Scheme 10 Assembly of Maidong saponin C (16). (a) TMSOTf (0.2 equiv). (b) TMSOTf (2.0 equiv); NaOMe, 85% (for two steps).

It is obvious that the present synthetic approach to Maidong saponin C (16) is of no practical use because the final glycosylation is so inefficient. From this example, we sensed the disadvantage in applying strategy 1 to the saponin synthesis, especially when the final glycosylation would involve either an oligosaccharide in the absence of a neighboring group (containing 1^2 linkage) or a steroid with a stereohindered hydroxyl group.

C. Strategy 2: Synthesis of Two Series of Diosgenyl Saponins

Diosgenyl saponins are the most abundant existing steroidal saponins [1,16]. A typical structural pattern of the "glycoforms'' in this family is one with a ¡-d-gluco-pyranoside as the first sugar attched to diosgenin, which in turn has an a-l-rham-nopyranose substituted at 2-OH and another sugar or sugar chain at either the third (series 1) or the fourth (series 2) hydroxyl of the glucopyranose moiety (Scheme 11). Many members of these two series of diosgenyl saponins have been found in a number of traditional Chinese herbs, such as those in species of Paris, Ophiopagon, Dioscorea, and Allium. Some members, which have been isolated in sufficient amounts to permit investigators to conduct bioactivity evaluations, have demonstrated various interesting antitumor, cardiovascular, and antifungal activities.

According to strategy 2, the glucopyranose residue is coupled to diosgenin first. At this stage, a large array of glucopyranosyl donors and the glycosylation conditions are readily screened. Some results are listed in Scheme 12. The glycosylation of a steroid was known to be a rather special glycosylation reaction [17]. Two side reactions—namely, acetyl group transfer and orthoester formation—took place easily and under some conditions dominated. It was found that acyl group transfer could be avoided completely by substituting a benzoyl group for the acetyl group as neighboring group; orthoester formation depended on the promoter used. Finally, we disclosed that the combined use of benzoyl-protected trichloroacetimidate as donor and TMSOTf as promoter produced the normal glycoside quantitatively (entry 6 of Scheme 12). Moreover, this reaction was conveniently conducted at a 40 g scale without any loss in yield [18].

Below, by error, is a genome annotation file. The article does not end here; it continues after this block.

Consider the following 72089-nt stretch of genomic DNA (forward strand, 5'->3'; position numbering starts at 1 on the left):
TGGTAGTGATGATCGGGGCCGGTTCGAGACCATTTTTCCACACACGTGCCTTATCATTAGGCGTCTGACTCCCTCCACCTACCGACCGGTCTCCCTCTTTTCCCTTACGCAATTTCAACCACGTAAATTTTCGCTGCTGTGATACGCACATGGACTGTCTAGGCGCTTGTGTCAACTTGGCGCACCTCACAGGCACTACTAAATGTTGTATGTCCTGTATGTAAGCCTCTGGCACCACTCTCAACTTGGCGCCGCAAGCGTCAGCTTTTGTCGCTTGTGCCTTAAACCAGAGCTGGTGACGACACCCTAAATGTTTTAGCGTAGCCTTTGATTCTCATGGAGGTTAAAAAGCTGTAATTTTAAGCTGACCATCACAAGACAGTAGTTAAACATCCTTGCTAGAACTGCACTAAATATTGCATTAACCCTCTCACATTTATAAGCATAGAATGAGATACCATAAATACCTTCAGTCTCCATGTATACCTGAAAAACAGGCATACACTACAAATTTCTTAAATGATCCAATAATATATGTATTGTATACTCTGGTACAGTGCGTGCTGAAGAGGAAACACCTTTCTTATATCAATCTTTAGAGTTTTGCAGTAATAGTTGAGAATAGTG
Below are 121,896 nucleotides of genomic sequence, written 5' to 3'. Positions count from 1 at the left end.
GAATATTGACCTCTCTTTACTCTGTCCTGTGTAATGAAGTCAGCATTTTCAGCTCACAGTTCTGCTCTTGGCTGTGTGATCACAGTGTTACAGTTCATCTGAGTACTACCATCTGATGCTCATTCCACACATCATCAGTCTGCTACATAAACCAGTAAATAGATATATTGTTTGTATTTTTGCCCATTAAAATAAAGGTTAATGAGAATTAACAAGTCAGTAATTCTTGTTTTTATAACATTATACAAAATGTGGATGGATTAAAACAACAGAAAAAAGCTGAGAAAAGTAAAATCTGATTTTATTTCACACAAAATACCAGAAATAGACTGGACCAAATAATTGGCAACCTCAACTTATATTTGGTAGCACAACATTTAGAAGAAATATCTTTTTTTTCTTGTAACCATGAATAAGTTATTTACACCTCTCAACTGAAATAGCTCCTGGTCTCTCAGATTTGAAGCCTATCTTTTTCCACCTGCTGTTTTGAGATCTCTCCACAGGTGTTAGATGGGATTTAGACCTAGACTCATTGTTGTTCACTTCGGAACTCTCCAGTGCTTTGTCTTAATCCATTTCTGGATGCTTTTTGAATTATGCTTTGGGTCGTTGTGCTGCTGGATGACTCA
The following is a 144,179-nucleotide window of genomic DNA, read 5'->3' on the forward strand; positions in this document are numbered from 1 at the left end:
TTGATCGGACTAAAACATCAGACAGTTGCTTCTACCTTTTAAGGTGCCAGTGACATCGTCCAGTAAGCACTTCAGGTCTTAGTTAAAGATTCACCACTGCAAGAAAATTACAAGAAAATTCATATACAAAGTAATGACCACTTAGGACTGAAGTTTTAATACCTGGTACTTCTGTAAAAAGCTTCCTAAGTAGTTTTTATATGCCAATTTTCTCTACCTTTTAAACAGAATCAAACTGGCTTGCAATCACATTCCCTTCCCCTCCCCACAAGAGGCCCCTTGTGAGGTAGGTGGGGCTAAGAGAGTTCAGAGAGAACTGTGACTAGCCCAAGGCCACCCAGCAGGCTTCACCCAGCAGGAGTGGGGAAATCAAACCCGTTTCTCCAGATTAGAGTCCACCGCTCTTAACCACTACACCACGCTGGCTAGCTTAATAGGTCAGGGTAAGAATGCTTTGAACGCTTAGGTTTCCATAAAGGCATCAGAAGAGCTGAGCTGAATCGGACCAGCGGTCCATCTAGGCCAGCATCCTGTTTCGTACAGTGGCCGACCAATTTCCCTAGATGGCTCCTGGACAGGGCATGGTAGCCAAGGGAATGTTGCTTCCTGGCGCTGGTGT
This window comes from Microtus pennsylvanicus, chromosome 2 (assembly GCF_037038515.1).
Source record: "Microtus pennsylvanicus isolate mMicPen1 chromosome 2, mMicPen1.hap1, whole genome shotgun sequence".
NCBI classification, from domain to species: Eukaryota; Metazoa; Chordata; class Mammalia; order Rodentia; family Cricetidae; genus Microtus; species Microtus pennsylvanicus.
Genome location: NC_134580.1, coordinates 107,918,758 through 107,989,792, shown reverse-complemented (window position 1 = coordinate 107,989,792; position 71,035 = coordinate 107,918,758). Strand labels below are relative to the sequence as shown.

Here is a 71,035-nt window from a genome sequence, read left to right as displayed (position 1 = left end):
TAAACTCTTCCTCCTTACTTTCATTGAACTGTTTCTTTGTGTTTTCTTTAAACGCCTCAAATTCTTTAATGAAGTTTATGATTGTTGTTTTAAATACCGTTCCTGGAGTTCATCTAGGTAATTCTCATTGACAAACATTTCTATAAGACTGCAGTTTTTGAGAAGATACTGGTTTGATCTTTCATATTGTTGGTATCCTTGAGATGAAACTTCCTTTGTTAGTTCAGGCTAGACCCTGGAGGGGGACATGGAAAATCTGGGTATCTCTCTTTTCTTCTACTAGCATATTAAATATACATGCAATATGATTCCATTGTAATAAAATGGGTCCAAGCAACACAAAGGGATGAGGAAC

Diosgenyl disaccharides 44 and 45 with only 3'-OH and 4'-OH free, respectively, were two key intermediates in the synthesis of the two series of diosgenyl saponins. Their preparations are shown in Scheme 13. Coupling of the benzoyl-protected glucopyranosyl imidate 34 with diosgenin, followed by removal of the benzoyl protection, afforded the diosgenyl ¡-d-glucopyranoside (trillin, 37) quantitatively and on a large scale. Attempts to regioselectively glycosylate diol (38) with rhamnopyranosyl imidate 41 were not successful. Therefore, a bulky protecting group o

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